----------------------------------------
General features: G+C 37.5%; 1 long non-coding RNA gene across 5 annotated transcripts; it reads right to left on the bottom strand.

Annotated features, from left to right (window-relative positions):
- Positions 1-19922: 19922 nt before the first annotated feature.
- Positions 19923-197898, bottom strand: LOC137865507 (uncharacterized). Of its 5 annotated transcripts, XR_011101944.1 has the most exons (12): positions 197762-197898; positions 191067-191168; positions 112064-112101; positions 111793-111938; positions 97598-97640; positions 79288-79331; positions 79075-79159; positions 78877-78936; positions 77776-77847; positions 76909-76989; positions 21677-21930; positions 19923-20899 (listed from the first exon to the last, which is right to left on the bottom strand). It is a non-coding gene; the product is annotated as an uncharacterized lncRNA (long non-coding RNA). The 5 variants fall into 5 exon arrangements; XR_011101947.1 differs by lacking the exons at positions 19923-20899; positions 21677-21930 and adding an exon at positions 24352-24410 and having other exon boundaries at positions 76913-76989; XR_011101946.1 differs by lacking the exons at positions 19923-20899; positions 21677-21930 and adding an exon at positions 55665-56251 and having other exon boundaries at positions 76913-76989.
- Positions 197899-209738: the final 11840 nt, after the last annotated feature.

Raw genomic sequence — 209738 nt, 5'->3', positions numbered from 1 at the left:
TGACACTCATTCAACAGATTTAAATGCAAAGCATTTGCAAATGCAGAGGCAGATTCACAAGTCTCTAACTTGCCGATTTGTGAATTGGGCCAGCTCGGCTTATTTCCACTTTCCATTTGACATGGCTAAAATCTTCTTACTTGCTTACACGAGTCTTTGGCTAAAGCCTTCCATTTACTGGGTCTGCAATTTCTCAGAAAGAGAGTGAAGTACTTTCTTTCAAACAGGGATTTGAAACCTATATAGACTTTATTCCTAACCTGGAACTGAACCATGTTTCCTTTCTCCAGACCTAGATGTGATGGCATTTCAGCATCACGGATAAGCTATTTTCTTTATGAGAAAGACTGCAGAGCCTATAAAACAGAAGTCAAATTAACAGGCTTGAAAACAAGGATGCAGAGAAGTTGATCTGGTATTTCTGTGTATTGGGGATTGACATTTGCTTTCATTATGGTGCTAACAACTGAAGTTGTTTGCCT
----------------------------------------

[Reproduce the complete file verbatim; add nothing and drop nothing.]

General features: G+C 37.5%; 1 long non-coding RNA gene across 5 annotated transcripts; it reads right to left on the bottom strand.

Annotated features, from left to right (window-relative positions):
- Positions 1-19922: 19922 nt before the first annotated feature.
- Positions 19923-197898, bottom strand: LOC137865507 (uncharacterized). Of its 5 annotated transcripts, XR_011101944.1 has the most exons (12): positions 197762-197898; positions 191067-191168; positions 112064-112101; positions 111793-111938; positions 97598-97640; positions 79288-79331; positions 79075-79159; positions 78877-78936; positions 77776-77847; positions 76909-76989; positions 21677-21930; positions 19923-20899 (listed from the first exon to the last, which is right to left on the bottom strand). It is a non-coding gene; the product is annotated as an uncharacterized lncRNA (long non-coding RNA). The 5 variants fall into 5 exon arrangements; XR_011101947.1 differs by lacking the exons at positions 19923-20899; positions 21677-21930 and adding an exon at positions 24352-24410 and having other exon boundaries at positions 76913-76989; XR_011101946.1 differs by lacking the exons at positions 19923-20899; positions 21677-21930 and adding an exon at positions 55665-56251 and having other exon boundaries at positions 76913-76989.
- Positions 197899-209738: the final 11840 nt, after the last annotated feature.

Raw genomic sequence — 209738 nt, 5'->3', positions numbered from 1 at the left:
TGACACTCATTCAACAGATTTAAATGCAAAGCATTTGCAAATGCAGAGGCAGATTCACAAGTCTCTAACTTGCCGATTTGTGAATTGGGCCAGCTCGGCTTATTTCCACTTTCCATTTGACATGGCTAAAATCTTCTTACTTGCTTACACGAGTCTTTGGCTAAAGCCTTCCATTTACTGGGTCTGCAATTTCTCAGAAAGAGAGTGAAGTACTTTCTTTCAAACAGGGATTTGAAACCTATATAGACTTTATTCCTAACCTGGAACTGAACCATGTTTCCTTTCTCCAGACCTAGATGTGATGGCATTTCAGCATCACGGATAAGCTATTTTCTTTATGAGAAAGACTGCAGAGCCTATAAAACAGAAGTCAAATTAACAGGCTTGAAAACAAGGATGCAGAGAAGTTGATCTGGTATTTCTGTGTATTGGGGATTGACATTTGCTTTCATTATGGTGCTAACAACTGAAGTTGTTTGCCT